The late 1990s were a period of high anxiety — was this Y2K thing real or just a hoax? — and the trepidation of entering a new millennium could be felt in that decade's movies, whether it was 1998's double-shot of asteroid-destroys-Earth dramas (Armageddon, Deep Impact) or in cyberpunk thrillers such as Johnny Mnemonic or Ghost in the Shell, which focused on a scary, dehumanized future. (And that's not even considering how epochal 1991's Terminator 2: Judgment Day had been in its imagining of a not-too-far-off time in which technology would enslave us.)

The Wachowskis synthesized these worries into one compelling package. In a statement that accompanied the release of The Matrix, the filmmakers said, "We began with the premise that every single thing we believe in today and every single physical item is actually a total fabrication created by an electronic universe."

This, too, was an idea already being felt in the culture: A year before the film's release, The Truman Show (a movie about a seemingly ordinary man who discovers he's the subject of a 24-hour-a-day reality show) was one of 1998's biggest hits, seizing on a universal fear that we can't trust what we see around us.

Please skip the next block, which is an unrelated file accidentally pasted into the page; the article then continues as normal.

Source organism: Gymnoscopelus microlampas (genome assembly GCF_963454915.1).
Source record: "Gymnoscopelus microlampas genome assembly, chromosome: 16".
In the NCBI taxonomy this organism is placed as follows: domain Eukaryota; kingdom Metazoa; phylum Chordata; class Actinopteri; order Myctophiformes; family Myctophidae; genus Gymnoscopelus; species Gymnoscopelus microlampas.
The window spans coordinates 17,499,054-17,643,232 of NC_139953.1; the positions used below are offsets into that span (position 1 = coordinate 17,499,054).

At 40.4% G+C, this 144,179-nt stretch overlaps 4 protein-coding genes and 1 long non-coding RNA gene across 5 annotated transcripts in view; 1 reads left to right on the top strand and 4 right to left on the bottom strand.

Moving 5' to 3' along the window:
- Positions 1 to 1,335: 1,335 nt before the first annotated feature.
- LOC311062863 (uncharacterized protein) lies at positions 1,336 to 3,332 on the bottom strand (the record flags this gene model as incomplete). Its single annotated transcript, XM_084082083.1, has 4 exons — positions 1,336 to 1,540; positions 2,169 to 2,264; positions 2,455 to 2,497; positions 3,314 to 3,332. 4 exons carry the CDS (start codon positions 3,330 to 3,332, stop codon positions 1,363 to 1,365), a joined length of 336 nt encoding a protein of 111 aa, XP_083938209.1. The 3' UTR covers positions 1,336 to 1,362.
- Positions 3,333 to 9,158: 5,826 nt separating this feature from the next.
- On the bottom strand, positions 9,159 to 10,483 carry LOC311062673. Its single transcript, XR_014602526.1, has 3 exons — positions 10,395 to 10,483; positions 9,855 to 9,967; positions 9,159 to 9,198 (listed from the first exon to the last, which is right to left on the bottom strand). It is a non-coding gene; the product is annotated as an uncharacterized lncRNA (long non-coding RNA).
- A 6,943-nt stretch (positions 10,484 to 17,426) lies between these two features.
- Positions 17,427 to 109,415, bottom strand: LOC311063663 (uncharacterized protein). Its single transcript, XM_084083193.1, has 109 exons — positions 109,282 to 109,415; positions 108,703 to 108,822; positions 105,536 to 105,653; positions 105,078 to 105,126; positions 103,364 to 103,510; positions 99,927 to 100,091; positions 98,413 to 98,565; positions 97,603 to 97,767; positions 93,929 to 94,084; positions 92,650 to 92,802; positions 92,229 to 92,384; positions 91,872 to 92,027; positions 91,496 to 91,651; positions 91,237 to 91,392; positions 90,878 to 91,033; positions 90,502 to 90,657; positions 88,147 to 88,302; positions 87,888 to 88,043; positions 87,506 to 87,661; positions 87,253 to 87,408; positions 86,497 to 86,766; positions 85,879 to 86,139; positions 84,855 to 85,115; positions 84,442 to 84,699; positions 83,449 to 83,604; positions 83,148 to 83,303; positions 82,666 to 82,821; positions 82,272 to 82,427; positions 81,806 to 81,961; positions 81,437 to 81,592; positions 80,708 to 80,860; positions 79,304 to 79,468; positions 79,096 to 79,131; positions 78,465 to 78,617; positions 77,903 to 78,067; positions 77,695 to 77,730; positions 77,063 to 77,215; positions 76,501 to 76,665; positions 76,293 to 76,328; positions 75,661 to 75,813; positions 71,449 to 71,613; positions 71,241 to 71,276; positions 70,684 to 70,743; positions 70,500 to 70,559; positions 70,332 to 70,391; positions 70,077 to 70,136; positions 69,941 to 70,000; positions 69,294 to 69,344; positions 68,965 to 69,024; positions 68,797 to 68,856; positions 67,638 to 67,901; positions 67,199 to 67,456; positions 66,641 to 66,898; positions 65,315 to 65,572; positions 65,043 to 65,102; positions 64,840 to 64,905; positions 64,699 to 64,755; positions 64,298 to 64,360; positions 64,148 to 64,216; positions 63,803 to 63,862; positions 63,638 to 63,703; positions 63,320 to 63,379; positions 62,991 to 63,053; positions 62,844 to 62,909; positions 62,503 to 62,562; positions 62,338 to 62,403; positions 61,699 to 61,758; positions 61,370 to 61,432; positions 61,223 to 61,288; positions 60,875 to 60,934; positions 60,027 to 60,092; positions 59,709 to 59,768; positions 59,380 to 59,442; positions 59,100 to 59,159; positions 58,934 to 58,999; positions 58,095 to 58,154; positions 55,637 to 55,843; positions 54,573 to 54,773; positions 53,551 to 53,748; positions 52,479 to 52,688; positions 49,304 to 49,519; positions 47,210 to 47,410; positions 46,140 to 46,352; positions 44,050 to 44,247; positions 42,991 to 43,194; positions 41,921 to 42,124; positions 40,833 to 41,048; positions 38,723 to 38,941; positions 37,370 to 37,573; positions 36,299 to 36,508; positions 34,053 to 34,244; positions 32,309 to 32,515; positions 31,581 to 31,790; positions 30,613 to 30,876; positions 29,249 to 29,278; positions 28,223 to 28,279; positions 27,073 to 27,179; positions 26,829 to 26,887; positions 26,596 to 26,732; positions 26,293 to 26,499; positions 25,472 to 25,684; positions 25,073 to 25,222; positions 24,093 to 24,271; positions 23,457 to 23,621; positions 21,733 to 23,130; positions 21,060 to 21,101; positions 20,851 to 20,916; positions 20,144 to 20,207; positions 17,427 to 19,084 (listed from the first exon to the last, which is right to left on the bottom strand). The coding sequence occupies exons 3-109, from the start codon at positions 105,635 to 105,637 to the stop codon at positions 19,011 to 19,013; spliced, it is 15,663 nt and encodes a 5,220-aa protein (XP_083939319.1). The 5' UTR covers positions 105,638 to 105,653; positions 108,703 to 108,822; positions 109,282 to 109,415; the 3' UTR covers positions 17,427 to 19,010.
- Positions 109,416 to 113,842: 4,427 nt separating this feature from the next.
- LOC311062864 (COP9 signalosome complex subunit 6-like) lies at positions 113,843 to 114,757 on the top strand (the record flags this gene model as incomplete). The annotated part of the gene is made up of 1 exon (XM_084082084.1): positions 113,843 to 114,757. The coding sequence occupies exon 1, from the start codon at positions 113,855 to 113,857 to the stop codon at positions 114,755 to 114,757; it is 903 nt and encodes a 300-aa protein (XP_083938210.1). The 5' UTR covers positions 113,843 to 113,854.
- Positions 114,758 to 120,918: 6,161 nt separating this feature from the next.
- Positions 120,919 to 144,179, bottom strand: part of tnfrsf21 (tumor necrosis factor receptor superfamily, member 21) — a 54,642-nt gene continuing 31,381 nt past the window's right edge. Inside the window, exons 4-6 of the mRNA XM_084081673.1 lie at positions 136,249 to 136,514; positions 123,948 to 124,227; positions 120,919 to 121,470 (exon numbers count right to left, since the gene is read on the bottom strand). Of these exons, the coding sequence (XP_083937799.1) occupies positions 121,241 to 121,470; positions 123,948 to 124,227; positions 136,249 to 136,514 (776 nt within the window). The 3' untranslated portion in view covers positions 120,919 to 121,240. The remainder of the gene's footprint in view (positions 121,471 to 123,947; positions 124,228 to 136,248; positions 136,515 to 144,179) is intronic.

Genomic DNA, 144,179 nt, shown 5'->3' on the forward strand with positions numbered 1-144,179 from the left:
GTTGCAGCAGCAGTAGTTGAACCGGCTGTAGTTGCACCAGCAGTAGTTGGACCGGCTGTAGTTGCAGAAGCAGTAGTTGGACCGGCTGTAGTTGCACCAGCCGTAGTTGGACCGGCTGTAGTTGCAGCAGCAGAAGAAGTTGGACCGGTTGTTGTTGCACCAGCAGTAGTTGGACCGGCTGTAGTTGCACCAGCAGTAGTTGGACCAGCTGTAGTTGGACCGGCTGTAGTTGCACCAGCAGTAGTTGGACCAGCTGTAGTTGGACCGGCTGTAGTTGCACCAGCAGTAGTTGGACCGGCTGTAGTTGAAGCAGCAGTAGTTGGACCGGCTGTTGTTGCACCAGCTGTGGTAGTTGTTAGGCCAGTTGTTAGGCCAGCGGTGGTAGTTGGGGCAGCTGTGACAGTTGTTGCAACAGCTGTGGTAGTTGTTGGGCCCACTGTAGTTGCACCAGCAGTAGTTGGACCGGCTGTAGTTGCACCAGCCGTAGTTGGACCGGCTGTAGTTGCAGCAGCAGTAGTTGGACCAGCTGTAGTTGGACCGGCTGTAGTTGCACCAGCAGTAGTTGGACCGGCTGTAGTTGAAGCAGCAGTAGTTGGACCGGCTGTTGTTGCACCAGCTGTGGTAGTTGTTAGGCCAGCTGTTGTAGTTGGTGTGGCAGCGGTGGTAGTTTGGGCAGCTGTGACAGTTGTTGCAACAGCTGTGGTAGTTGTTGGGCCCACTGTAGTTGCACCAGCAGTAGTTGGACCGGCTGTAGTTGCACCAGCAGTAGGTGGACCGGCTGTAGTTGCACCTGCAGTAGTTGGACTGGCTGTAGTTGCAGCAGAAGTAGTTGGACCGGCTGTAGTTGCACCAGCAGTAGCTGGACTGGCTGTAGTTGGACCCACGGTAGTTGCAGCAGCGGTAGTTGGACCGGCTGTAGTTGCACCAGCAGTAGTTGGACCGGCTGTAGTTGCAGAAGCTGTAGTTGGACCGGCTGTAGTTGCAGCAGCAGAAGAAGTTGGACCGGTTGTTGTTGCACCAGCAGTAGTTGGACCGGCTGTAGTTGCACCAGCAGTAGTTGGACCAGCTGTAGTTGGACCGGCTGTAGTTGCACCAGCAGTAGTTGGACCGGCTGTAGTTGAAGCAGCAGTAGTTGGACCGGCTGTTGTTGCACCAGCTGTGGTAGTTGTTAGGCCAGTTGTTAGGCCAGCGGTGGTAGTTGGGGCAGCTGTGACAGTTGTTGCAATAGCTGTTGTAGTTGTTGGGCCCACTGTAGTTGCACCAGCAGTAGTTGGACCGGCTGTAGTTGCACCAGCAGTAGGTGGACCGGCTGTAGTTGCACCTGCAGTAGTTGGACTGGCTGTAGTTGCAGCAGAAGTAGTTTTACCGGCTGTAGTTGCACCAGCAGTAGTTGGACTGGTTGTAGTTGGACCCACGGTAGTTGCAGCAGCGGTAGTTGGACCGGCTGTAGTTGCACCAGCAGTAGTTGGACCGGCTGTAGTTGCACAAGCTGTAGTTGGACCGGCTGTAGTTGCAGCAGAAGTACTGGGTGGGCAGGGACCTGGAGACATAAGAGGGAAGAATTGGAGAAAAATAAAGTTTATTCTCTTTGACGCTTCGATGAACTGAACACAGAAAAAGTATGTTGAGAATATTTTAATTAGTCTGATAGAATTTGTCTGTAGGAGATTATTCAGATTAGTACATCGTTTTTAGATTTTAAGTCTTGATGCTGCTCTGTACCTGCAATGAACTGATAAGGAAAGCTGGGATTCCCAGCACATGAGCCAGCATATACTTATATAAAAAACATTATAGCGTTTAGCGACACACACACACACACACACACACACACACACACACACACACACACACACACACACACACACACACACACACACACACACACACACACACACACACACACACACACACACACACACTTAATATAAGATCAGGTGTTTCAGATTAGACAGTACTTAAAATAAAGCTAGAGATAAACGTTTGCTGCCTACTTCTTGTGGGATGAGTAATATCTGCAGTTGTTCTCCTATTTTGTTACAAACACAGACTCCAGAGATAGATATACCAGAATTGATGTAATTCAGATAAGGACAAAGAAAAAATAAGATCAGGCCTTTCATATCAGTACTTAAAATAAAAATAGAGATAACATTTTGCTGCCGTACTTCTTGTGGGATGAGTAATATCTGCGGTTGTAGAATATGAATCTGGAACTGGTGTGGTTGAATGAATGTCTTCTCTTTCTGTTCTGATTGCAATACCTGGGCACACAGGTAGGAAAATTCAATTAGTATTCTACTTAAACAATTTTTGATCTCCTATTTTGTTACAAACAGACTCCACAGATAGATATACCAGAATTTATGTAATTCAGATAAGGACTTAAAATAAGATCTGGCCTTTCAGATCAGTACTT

Lana and Lilly, who had worked in construction and written for Marvel Comics before making the leap to filmmaking, merged martial-arts action with the language of revolution and rebellion. (The movie ends with "Wake Up," from the fiery, politically-conscious rap-rock group Rage Against the Machine.) The Matrix was meant to engage the mind as well as dazzle the eye, and so the filmmakers found the best people to execute their vision, including Yuen Woo-ping, the legendary fight choreographer, who helped bring the balletic action scenes to life.

"The Wachowskis had been trying to get in touch with me for a while," Yuen told SYFY WIRE two years ago. "Eventually, they were able to find a Hong Kong producer who found me and told me about the project. I flew to America to meet them. I had so many questions, because at that time no one had seen a film like The Matrix. Nothing like it had been made in Hong Kong or America."